As many people know, I believe vaccination is something every family should educate themselves about and make the decision that best fits their family beliefs, needs, and history. I don’t believe that there is a one-size-fits-all answer to the question of vaccination because I simply can’t tell a family with a history of severe allergic reactions to suck it up and risk their child’s well-being for the greater good. I also know that I myself have questions about vaccines – for example, can we identify people most at risk for severe reactions and can we do more research on the adjuvants please? – so how can I ask others to not ask questions. But asking questions and asking for more research is not akin to saying “don’t do it”. Most people I know vaccinated on schedule and fully and have no regrets on their decisions. I know people who have family histories of severe reactions and so opted not to vaccinate (sometimes after their first child had severe reactions) and I know people who have family allergies to ingredients in vaccines and opted to wait to get their child tested for the allergy before doing vaccines. I also know those who have read the research, spoken to health professionals, and decided to forego vaccination altogether. The one thing that the people I know have in common is that they all are well-educated on the topic. They didn’t go to sites that promote “quack” theories, etc., but did their research from credible sources and came to a conclusion. It may not be mine or yours, but they were certainly educated about it and considered their own family variables in the process.
But not all people do that. In a time when fear runs rampant and numerous anti-vax sites exist that are not based on research, people can end up reading information that is based on fear, not facts; I have also seen pro-vax sites and individuals make claims about vaccination that isn’t supported by research, but instead also is based on fear. What I wish we had was an unbiased place where we could really summarize what we know and what we don’t know and just leave it at that so families can make their decisions. (Better yet, I wish all the research was being done on questions that parents want to know the answer to, but sadly it seems that won’t happen anytime soon.) However, there are resources that are offer good, solid information which I will share here (if you feel I’m missing something feel free to email me and I will look it over and add it if I feel it is worthwhile). What you conclude based on that information will be up to you.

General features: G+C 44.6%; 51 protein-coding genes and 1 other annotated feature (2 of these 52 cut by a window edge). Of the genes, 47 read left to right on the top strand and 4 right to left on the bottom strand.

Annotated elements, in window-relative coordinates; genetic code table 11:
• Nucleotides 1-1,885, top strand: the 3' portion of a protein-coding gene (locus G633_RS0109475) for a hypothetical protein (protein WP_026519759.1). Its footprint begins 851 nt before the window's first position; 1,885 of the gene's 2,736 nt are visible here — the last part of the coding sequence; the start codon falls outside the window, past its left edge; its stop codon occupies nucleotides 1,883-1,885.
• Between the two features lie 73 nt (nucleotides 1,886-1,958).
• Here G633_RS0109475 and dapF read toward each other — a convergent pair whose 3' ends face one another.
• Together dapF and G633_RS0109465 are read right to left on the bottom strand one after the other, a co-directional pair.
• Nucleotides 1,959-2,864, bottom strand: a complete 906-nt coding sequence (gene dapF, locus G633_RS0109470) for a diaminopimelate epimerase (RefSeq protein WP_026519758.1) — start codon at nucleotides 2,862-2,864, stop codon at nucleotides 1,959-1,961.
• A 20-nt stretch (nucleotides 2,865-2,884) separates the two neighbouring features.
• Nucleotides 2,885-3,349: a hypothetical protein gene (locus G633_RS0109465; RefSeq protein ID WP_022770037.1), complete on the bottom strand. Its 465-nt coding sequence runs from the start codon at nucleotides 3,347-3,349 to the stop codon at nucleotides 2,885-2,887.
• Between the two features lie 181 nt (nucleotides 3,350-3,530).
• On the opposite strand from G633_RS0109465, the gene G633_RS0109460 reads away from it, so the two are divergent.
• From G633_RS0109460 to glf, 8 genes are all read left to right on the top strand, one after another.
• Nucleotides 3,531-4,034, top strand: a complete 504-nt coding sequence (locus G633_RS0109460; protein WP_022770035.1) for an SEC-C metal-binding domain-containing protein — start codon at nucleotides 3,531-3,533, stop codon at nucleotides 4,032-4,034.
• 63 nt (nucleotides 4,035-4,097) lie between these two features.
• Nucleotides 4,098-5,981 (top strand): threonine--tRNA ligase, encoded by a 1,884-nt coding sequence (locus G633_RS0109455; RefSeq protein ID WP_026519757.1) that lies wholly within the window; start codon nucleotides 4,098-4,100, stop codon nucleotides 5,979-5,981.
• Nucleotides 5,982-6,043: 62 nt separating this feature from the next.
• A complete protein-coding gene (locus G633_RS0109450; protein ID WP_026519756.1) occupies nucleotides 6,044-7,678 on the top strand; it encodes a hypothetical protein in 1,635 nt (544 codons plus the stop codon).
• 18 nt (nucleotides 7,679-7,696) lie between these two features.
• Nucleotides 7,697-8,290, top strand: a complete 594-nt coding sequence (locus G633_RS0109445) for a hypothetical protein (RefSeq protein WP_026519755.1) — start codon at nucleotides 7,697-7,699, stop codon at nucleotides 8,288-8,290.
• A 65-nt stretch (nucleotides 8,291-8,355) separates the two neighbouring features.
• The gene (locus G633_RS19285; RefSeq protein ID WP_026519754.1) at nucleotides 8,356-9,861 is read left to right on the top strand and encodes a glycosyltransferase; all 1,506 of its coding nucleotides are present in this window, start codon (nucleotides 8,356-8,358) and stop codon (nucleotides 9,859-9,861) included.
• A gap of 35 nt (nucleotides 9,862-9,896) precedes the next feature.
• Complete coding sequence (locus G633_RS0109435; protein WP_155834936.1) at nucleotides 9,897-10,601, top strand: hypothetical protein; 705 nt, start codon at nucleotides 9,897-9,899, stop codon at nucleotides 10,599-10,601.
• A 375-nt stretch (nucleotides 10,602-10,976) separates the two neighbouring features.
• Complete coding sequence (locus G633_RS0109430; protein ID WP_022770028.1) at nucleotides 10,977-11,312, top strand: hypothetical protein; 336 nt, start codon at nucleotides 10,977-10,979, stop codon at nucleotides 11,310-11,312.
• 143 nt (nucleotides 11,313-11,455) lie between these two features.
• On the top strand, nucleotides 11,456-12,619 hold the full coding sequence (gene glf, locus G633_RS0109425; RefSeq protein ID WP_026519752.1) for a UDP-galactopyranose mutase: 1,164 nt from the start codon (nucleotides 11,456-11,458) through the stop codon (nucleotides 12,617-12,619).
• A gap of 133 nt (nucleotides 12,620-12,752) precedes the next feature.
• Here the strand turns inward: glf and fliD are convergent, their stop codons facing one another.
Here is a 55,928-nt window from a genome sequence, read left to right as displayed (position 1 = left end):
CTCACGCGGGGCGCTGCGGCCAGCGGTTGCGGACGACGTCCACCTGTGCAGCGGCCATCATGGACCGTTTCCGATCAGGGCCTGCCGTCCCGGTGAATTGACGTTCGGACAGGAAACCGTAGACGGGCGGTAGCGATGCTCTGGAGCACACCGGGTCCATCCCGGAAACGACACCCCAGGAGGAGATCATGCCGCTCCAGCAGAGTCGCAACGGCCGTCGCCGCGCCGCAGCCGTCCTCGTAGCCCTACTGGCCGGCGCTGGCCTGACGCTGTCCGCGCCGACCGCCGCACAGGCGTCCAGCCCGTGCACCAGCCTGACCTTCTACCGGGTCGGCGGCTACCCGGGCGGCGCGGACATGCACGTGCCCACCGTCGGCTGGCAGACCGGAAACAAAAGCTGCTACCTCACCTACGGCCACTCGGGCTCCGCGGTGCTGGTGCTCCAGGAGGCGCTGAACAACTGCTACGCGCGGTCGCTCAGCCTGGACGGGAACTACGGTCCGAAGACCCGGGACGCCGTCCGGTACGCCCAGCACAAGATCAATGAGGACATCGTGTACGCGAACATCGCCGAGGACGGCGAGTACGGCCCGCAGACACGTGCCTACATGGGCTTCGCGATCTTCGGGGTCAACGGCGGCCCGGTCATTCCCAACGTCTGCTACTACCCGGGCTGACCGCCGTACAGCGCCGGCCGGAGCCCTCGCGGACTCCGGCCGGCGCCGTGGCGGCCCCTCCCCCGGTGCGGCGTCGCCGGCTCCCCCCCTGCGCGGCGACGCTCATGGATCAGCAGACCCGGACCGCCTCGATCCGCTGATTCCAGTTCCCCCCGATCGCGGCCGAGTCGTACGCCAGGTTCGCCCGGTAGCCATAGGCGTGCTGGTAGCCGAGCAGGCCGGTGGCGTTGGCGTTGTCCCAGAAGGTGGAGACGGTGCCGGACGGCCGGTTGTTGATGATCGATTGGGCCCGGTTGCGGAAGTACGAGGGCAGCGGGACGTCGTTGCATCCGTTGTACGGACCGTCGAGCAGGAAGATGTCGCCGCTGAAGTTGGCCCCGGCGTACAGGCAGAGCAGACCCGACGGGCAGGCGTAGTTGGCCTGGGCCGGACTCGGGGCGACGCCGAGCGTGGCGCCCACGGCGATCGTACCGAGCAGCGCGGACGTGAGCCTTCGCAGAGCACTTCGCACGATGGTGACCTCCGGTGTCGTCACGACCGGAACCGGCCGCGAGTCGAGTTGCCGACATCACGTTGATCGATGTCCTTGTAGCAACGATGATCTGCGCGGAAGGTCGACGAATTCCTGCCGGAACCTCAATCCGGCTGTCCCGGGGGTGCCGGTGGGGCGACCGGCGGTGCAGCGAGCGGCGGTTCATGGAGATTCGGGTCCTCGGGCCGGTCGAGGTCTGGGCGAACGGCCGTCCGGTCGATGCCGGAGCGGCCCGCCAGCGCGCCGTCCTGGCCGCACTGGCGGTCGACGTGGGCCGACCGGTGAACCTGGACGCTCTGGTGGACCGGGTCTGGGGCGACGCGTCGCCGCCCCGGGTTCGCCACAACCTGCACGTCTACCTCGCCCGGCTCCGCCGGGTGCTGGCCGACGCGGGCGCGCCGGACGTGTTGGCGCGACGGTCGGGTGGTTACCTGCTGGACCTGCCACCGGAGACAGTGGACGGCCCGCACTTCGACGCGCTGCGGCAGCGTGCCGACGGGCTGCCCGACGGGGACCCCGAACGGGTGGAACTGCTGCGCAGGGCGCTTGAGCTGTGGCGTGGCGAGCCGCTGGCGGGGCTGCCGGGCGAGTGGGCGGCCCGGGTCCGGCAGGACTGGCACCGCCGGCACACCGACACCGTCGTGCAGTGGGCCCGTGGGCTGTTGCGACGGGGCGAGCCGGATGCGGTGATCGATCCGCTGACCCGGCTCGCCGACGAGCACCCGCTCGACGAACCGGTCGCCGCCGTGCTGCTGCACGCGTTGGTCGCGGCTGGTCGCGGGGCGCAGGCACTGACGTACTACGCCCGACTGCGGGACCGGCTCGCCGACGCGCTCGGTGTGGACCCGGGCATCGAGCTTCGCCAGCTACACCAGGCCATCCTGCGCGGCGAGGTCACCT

The Center for Disease Control (CDC): Offers lots of research-based information on vaccines, vaccine efficacy, and side effects for vaccines. They also have a Q&A section for certain vaccines where they are quite honest about interpretation of the findings. For example, although many people believe the higher peaks in Whooping Cough are due to non-vaccinating individuals, the CDC argues that it is actually due to the switch to the DTaP vaccine which is acellular and does not carry the same length of protection as the previous whole-cell vaccine. Thus the issue is that people are not getting boosters yet they actually need them to protect themselves and those younger who are not protected. (You can read on the acellular waning times here.)
Cochrane Collaboration Reviews: Considered the best systematic reviews on any topic they look at, they examine vaccine efficacy across all studies that meet criteria. Their criteria tend to be quite strict (which is good) but it means they will examine fewer studies or be clear about the poor methodological quality of studies, as they have shown with respect to Hepatitis B vaccination. Anything you read here will be clear and up front about the quality of studies, the outcomes, and how applicable the findings are.
World Health Organization (WHO): The WHO is incredibly pro-vaccine and offers a lot of research to back their view; however, the quality of research is not always considered as stringently as it is for other sources. They will cite papers that the Cochrane reviews would not due to lower methodological qualities; for example, Hepatitis B vaccine at birth is widely promoted by the WHO whereas the Cochrane Collaboration has concluded that the evidence for mass vaccination for Hepatitis B is of very poor methodological quality and high quality studies are mixed. However, they focus a lot of their vaccine work in developing nations with very high rates of disease and where the risks of vaccination are far less than the risks of disease.